No restoring a done deed
TO THE QUICK - Jerry S. Tundag (The Freeman) - July 26, 2019 - 12:00am

Former Cebu City mayor Tomas Osmeña is embroiled in another controversy over his old office at City Hall. His lawyers now want to sue the lawyers of the new mayor, Edgar Labella, for supposedly stopping restoration work to be done on said office after Osmeña caused it to be stripped of everything.

Losing to Labella must have been very hard for Osmeña to take. Seeing that he would soon be vacating that office, he had the wrecking crew of a construction company remove everything, from the ceiling to the flooring. When it was done, only the dusty air and the bad taste in everybody's mouth remained.

Pictures of the aftermath of one man's rage went viral, and if somebody suggested that Osmeña's grandfather Don Sergio, the former president and statesman, must have squirmed in his grave, that somebody would be believed even without a shred of proof. It was an act that made every Cebuano ashamed to be one.

Now comes the supposed bid to restore the office to what it was before the destruction. I have no problem with that. In fact, when the issue first broke, my position had been, and still is, not to sue Osmeña for his (mis)deed. Let the mental picture of what had been done stay forever etched in the minds of Cebuanos as a reminder of the importance of character in leaders.

Let the office be restored, as in truth and in fact, it will eventually have to be restored. It cannot forever stay as it is in its present state. Better have it restored now at Osmeña's expense than later, paid for by everyone else's taxes. Some say it is an afterthought of Osmeña. So what? To me it is still a good helping of humble pie for a man to whom humility sounds Greek.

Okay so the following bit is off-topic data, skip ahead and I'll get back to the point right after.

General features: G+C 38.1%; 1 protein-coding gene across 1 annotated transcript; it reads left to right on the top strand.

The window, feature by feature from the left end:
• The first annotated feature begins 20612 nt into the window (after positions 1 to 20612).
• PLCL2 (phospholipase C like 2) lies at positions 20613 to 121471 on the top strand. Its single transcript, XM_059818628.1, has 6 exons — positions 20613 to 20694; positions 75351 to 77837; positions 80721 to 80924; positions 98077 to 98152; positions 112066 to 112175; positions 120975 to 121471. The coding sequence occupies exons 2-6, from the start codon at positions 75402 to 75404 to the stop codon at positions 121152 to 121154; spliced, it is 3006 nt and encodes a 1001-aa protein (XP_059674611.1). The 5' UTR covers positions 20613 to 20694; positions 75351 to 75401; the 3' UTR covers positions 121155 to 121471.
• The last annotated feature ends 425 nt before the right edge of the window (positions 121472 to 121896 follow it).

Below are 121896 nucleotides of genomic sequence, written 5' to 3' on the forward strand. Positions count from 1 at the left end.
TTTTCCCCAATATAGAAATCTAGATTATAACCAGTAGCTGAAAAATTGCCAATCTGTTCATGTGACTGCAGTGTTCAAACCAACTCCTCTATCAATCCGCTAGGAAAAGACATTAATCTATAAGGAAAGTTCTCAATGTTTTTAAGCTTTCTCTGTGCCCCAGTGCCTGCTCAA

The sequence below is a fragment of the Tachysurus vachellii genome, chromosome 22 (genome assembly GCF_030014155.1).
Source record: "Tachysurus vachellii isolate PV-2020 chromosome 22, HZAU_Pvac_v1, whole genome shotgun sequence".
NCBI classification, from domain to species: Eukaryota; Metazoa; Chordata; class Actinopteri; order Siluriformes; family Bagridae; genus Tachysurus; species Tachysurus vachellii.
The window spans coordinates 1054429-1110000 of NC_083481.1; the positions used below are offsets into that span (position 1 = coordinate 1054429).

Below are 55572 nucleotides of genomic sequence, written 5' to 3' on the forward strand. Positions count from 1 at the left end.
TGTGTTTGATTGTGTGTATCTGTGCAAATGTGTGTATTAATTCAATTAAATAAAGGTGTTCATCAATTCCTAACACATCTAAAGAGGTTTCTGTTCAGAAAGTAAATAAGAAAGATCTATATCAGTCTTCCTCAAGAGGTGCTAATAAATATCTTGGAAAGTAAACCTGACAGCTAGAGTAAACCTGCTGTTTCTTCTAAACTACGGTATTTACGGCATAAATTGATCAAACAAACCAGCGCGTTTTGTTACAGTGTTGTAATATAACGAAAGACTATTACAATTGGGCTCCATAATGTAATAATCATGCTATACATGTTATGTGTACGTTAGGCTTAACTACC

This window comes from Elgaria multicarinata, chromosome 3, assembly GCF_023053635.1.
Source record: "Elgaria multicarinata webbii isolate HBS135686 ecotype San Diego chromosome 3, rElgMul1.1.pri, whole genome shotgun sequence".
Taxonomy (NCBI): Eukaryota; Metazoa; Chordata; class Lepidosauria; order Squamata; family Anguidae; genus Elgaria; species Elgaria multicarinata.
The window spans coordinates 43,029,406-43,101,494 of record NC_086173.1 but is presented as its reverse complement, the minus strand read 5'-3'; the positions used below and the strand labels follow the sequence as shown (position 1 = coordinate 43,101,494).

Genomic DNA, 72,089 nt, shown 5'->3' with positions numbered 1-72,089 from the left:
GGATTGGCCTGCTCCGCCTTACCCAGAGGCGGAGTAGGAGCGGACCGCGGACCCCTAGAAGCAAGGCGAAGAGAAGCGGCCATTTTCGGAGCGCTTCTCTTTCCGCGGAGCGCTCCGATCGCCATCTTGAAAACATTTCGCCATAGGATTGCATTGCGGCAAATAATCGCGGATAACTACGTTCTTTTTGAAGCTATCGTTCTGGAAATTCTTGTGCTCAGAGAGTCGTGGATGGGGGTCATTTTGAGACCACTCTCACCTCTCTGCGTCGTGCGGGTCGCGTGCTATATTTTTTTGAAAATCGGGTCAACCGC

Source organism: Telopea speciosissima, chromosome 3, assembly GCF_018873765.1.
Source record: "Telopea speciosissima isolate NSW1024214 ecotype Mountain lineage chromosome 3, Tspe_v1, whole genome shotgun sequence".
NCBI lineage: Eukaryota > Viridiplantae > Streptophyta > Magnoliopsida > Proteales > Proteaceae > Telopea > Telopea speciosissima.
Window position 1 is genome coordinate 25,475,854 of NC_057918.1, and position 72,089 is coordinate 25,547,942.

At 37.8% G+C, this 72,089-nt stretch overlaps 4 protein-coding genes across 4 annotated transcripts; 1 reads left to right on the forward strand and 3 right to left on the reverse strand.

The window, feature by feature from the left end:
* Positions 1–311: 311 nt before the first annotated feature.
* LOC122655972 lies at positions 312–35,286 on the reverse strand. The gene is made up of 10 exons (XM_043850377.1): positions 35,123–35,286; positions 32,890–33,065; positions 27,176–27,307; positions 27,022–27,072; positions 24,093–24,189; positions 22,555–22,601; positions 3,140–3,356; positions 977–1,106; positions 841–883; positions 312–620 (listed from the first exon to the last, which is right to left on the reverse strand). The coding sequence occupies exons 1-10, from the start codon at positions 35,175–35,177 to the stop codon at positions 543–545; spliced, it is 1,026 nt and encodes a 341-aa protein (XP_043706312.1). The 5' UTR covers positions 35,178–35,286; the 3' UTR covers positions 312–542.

This was not the first time Cebuanos got treated to a dose of Osmeña temper. Early in his political career, those old enough to remember will cringe at the thought of what he did to a vendor who made the mistake of selling barbecue on a sidewalk in barangay Lahug.

As an offshoot of his quarrel with leaders of neighboring Talisay City over rights to a portion of what is now the South Road Properties, Osmeña ordered the eviction of any vendor who was from Talisay City from any public market in Cebu City. He also shut the highway running through SRP from that city.

But the most infamous of all was when he barricaded the Osmeña Boulevard entrance to the Basilica Minore del Santo Niño in order to deprive sidewalk vendors of customers after these same vendors won a lawsuit against the city. Thankfully the barricade did not last long and people got back their right to worship the one true God, not one who mistakenly thinks he is even mightier.

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